Girard’s DelGarbino has an eye for pain

Staff photo / Joe Simon Girard’s Alex DelGarbino, left, tangles with Medina’s Quentin Whitehill in the 138-pound championship match at the Joshua Hephner Memorial on Saturday at Austintown Fitch High School.

AUSTINTOWN — Go ahead and say hello to Alex DelGarbino. Shake his hand, share a laugh and maybe even talk to him about computer engineering, one of his future goals.

He’s a mild-mannered, polite and friendly senior at Girard High School.

Once he sets foot on a wrestling mat, run and hide.

DelGarbino minced, mashed and borderline tortured opponents on his way to a 138-pound championship at the Joshua Hephner Memorial Tournament on Saturday at Austintown Fitch High School.

DelGarbino walks a fine line as he attempts to balance a brutally aggressive style with following the guidelines of a physical sport.

Staff photo / Joe Simon Girard’s Alex DelGarbino, right, controls Medina’s Quentin Whitehill in the 138-pound championship match at the Hephner Invitational Saturday at Austintown Fitch High School.

“He’s the nicest kid you’ll ever meet, but on the mat, he’s mean,” Girard coach Jim Cardiero said. “He does it within the rules though. It hurts, it’s painful, but you hear these kids exhaling and screaming and stuff, so obviously their wind pipe is not closed off. I mean, I wouldn’t want him doing it to me, but he’s not doing it outside the rules.”

Just barely.

His championship match with Medina’s Quentin Whitehill had to be stopped on a couple occasions. The second stoppage was because Whitehill, who could be heard squealing in pain throughout the match, had blood coming from his face. Exactly where he was bleeding from was hard to tell because most of his face was covered.

“If it’s legal, I’m going to do it,” DelGarbino said with a grin. “And I don’t know, I just really like headlocks. As long as I have that arm (it’s legal).”

DelGarbino is no stranger to pain.

For one, he had to wear a mask Saturday after he took another blow to his eye, which was already swelled and black and blue after a match last week. The busted eye grew even more throughout the two-day long Hephner tournament, which includes some of the state’s strongest teams, and had to be covered to keep it from bleeding.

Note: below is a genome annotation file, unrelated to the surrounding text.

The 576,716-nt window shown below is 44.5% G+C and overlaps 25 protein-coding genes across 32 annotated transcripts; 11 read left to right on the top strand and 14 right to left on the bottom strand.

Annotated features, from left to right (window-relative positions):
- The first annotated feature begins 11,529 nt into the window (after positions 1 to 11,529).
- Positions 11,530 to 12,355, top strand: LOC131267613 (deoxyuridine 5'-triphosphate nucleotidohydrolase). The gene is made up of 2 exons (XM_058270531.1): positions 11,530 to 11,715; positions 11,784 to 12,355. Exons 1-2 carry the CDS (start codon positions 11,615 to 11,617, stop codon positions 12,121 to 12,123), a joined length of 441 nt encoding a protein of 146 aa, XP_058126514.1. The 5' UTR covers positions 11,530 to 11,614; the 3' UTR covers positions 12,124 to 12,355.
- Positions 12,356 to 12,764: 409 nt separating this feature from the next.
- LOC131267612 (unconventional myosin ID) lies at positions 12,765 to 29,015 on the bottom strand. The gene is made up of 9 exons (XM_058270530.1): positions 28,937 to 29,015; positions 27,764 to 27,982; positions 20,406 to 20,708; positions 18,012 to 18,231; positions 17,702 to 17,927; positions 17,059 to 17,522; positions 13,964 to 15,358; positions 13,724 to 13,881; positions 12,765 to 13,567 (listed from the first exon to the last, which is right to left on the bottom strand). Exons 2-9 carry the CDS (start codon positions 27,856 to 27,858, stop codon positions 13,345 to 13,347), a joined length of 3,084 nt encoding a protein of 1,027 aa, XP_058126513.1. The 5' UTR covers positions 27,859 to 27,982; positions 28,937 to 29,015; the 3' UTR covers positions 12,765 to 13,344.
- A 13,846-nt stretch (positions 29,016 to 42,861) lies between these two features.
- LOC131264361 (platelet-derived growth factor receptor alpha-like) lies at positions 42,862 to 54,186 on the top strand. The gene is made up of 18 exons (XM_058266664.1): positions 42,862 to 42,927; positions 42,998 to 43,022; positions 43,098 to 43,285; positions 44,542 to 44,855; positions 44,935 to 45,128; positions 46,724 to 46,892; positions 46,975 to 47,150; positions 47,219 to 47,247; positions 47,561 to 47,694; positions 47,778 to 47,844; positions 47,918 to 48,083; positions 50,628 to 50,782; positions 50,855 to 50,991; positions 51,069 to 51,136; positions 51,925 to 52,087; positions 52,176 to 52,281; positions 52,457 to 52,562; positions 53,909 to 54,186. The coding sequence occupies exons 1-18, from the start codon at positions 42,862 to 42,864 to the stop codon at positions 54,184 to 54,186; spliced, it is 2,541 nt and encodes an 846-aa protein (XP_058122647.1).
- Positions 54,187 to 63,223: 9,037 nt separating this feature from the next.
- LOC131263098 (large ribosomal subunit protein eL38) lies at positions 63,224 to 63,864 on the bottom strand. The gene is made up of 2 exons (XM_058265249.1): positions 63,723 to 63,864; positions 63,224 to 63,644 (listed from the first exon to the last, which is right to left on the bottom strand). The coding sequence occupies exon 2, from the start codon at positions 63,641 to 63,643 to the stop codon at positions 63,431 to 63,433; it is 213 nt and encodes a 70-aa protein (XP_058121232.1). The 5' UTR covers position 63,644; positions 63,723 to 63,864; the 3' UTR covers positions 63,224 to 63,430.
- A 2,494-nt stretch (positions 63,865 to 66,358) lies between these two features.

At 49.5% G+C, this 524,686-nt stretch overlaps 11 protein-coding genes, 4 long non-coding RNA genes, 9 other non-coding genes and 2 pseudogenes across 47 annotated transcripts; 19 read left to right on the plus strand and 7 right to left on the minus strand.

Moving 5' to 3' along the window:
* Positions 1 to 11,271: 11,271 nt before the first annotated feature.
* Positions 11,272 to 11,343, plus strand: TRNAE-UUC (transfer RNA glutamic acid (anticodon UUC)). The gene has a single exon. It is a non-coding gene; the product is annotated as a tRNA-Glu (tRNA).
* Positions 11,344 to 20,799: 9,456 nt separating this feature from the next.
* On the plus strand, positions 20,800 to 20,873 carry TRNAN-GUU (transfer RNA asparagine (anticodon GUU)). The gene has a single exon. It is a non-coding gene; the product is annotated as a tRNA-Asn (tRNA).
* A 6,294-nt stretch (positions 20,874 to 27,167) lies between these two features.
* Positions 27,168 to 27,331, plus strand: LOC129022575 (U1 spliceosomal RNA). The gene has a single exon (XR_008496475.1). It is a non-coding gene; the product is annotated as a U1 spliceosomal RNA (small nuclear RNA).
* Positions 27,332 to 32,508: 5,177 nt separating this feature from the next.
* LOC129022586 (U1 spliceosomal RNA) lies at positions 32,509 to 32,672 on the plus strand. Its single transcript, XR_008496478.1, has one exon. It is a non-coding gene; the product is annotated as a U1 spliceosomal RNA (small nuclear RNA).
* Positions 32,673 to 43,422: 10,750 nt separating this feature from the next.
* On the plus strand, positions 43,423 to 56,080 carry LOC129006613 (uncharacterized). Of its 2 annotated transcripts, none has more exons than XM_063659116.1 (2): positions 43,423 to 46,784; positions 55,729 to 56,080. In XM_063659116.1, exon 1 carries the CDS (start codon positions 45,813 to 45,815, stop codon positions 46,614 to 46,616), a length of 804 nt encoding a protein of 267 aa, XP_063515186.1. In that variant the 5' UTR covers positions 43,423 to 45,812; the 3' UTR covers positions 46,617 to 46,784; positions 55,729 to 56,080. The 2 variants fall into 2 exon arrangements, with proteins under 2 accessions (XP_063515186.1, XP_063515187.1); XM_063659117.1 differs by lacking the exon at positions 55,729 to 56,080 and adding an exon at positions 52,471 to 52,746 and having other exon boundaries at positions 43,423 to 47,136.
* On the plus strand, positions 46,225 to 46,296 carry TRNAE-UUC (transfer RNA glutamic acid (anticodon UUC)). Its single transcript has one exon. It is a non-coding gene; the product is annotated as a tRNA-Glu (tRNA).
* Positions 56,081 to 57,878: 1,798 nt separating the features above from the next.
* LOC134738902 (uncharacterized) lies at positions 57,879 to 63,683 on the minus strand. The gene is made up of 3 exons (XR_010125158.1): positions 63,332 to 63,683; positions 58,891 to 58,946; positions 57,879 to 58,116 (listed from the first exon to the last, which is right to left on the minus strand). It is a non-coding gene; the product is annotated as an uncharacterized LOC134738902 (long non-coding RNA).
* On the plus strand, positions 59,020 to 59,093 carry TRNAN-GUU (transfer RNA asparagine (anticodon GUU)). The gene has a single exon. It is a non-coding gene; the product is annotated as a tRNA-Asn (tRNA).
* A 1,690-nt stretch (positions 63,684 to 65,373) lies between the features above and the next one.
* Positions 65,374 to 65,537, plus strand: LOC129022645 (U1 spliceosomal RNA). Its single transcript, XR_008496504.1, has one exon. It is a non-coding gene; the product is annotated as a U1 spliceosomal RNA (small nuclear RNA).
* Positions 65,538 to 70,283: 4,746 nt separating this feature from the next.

That feeling is nothing to what DelGarbino went through last year. Then a junior, he was wrestling in the sectional final at West Branch when he suffered a hip fracture. The tendon actually ripped part of the bone off his hip, and he had to be carted off.

He obviously missed the district tournament the following week along with a chance to qualify for the state tournament for the first time. It was a frustrating time for him.

“It was a while,” said DelGarbino of when he could start doing normal exercises again. “We immediately starting doing physical therapy. Thank God I didn’t have to get a screw (surgically implanted) or anything. After that it was keeping weight off it and doing light (exercises). By late June, early July we started getting ready for this upcoming season.”

He follows a similar offseason routine as his brother, Jack DelGarbino, who graduated last year after finishing a decorated career that included Girard’s first state title.

Alex, who credits much of his tenacity to scrapping with his two brothers (Jack and Andrew), went to a few nationally recognized tournaments in the summer and continued a rigorous lifting regiment. His hard work, while delayed, paid off.

He’s currently 29-3 and coming off the first Hephner title of his career. While his physical style plays a large part in his success, it wouldn’t do much for him if he didn’t have strength, technique and acute wrestling smarts.

“You’re not going to see a lot of fancy stuff from Alex,” Cardiero said. “He’s pretty basic, but what he does, he does well, and he’s confident in it. And we’re confident in what he’s doing.”

The brutality can be an X-factor, intimidating an opponent to the point of avoiding their best moves.

“That’s just human nature,” Cardiero said. “When somebody gets a hold of your head, and you feel that strength he has, it makes you think twice about getting in there and giving him a chance at doing it again.”

Now back to 100 percent and rising to the highest level of his career, DelGarbino, ranked eighth in the state in Division II, said his goal is to get to the state tournament. If he achieves that goal, he and Cardiero know anything can happen.

“I still say the sky is the limit,” Cardiero said. “He can beat anybody in the state. If he gets down there, we’re not looking to just make it, we’re looking to get as high on the podium as we can, which I think everybody says. But, at his best, I don’t think there’s anybody that can stop him, but on a bad day, anybody can stop him.”

Luckily for DelGarbino, he doesn’t have many bad days.